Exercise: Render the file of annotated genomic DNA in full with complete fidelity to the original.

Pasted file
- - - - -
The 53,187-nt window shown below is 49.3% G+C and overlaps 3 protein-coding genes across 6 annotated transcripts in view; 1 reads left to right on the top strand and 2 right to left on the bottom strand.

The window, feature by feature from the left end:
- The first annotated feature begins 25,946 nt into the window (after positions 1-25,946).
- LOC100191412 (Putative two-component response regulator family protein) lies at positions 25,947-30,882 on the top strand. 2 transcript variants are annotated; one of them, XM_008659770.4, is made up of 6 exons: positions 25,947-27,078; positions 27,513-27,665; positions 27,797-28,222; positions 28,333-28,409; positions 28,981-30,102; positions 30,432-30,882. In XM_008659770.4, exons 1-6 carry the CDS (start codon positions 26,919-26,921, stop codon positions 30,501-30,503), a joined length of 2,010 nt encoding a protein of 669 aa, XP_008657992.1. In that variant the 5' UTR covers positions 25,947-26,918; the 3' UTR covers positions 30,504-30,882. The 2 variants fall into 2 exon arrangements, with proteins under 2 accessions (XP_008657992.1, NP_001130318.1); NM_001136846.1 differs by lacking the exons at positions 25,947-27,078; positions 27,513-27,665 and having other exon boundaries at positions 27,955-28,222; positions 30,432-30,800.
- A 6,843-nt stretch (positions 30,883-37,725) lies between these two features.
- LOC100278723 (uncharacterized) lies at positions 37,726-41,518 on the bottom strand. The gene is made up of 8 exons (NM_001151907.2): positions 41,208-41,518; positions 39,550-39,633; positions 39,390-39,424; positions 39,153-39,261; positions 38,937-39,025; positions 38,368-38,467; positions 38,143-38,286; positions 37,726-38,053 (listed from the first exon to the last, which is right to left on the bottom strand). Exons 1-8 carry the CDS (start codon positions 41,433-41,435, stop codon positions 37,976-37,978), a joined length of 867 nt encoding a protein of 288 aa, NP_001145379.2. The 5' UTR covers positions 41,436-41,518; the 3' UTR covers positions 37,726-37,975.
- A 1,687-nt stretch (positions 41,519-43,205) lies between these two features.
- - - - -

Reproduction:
The 53,187-nt window shown below is 49.3% G+C and overlaps 3 protein-coding genes across 6 annotated transcripts in view; 1 reads left to right on the top strand and 2 right to left on the bottom strand.

The window, feature by feature from the left end:
- The first annotated feature begins 25,946 nt into the window (after positions 1-25,946).
- LOC100191412 (Putative two-component response regulator family protein) lies at positions 25,947-30,882 on the top strand. 2 transcript variants are annotated; one of them, XM_008659770.4, is made up of 6 exons: positions 25,947-27,078; positions 27,513-27,665; positions 27,797-28,222; positions 28,333-28,409; positions 28,981-30,102; positions 30,432-30,882. In XM_008659770.4, exons 1-6 carry the CDS (start codon positions 26,919-26,921, stop codon positions 30,501-30,503), a joined length of 2,010 nt encoding a protein of 669 aa, XP_008657992.1. In that variant the 5' UTR covers positions 25,947-26,918; the 3' UTR covers positions 30,504-30,882. The 2 variants fall into 2 exon arrangements, with proteins under 2 accessions (XP_008657992.1, NP_001130318.1); NM_001136846.1 differs by lacking the exons at positions 25,947-27,078; positions 27,513-27,665 and having other exon boundaries at positions 27,955-28,222; positions 30,432-30,800.
- A 6,843-nt stretch (positions 30,883-37,725) lies between these two features.
- LOC100278723 (uncharacterized) lies at positions 37,726-41,518 on the bottom strand. The gene is made up of 8 exons (NM_001151907.2): positions 41,208-41,518; positions 39,550-39,633; positions 39,390-39,424; positions 39,153-39,261; positions 38,937-39,025; positions 38,368-38,467; positions 38,143-38,286; positions 37,726-38,053 (listed from the first exon to the last, which is right to left on the bottom strand). Exons 1-8 carry the CDS (start codon positions 41,433-41,435, stop codon positions 37,976-37,978), a joined length of 867 nt encoding a protein of 288 aa, NP_001145379.2. The 5' UTR covers positions 41,436-41,518; the 3' UTR covers positions 37,726-37,975.
- A 1,687-nt stretch (positions 41,519-43,205) lies between these two features.